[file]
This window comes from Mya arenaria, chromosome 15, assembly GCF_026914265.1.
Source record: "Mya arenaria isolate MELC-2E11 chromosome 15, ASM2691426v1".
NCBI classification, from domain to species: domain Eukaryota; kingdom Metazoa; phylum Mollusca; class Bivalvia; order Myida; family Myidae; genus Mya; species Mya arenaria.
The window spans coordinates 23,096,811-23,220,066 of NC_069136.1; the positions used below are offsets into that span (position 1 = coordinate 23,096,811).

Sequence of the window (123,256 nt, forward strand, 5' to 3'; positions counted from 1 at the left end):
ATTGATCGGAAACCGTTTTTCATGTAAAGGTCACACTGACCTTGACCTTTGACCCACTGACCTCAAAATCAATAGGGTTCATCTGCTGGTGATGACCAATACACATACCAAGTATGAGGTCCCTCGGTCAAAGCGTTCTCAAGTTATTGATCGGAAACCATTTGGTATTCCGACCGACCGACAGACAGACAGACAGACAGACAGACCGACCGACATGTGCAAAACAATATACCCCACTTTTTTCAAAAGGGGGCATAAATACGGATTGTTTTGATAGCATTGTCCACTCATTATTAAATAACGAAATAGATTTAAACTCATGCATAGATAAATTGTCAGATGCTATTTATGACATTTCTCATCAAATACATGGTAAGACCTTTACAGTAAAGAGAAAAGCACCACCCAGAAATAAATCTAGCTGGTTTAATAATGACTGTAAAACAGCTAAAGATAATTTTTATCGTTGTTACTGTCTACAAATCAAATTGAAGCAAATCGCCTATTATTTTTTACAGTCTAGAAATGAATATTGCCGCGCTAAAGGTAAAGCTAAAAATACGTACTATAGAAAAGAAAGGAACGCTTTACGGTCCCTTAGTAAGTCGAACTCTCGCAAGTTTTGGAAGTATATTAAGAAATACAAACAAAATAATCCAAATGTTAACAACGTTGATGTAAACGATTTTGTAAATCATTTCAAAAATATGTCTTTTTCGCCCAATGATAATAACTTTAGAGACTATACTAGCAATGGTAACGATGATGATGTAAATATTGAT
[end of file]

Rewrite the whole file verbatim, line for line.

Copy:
This window comes from Mya arenaria, chromosome 15, assembly GCF_026914265.1.
Source record: "Mya arenaria isolate MELC-2E11 chromosome 15, ASM2691426v1".
NCBI classification, from domain to species: domain Eukaryota; kingdom Metazoa; phylum Mollusca; class Bivalvia; order Myida; family Myidae; genus Mya; species Mya arenaria.
The window spans coordinates 23,096,811-23,220,066 of NC_069136.1; the positions used below are offsets into that span (position 1 = coordinate 23,096,811).

Sequence of the window (123,256 nt, forward strand, 5' to 3'; positions counted from 1 at the left end):
ATTGATCGGAAACCGTTTTTCATGTAAAGGTCACACTGACCTTGACCTTTGACCCACTGACCTCAAAATCAATAGGGTTCATCTGCTGGTGATGACCAATACACATACCAAGTATGAGGTCCCTCGGTCAAAGCGTTCTCAAGTTATTGATCGGAAACCATTTGGTATTCCGACCGACCGACAGACAGACAGACAGACAGACAGACCGACCGACATGTGCAAAACAATATACCCCACTTTTTTCAAAAGGGGGCATAAATACGGATTGTTTTGATAGCATTGTCCACTCATTATTAAATAACGAAATAGATTTAAACTCATGCATAGATAAATTGTCAGATGCTATTTATGACATTTCTCATCAAATACATGGTAAGACCTTTACAGTAAAGAGAAAAGCACCACCCAGAAATAAATCTAGCTGGTTTAATAATGACTGTAAAACAGCTAAAGATAATTTTTATCGTTGTTACTGTCTACAAATCAAATTGAAGCAAATCGCCTATTATTTTTTACAGTCTAGAAATGAATATTGCCGCGCTAAAGGTAAAGCTAAAAATACGTACTATAGAAAAGAAAGGAACGCTTTACGGTCCCTTAGTAAGTCGAACTCTCGCAAGTTTTGGAAGTATATTAAGAAATACAAACAAAATAATCCAAATGTTAACAACGTTGATGTAAACGATTTTGTAAATCATTTCAAAAATATGTCTTTTTCGCCCAATGATAATAACTTTAGAGACTATACTAGCAATGGTAACGATGATGATGTAAATATTGAT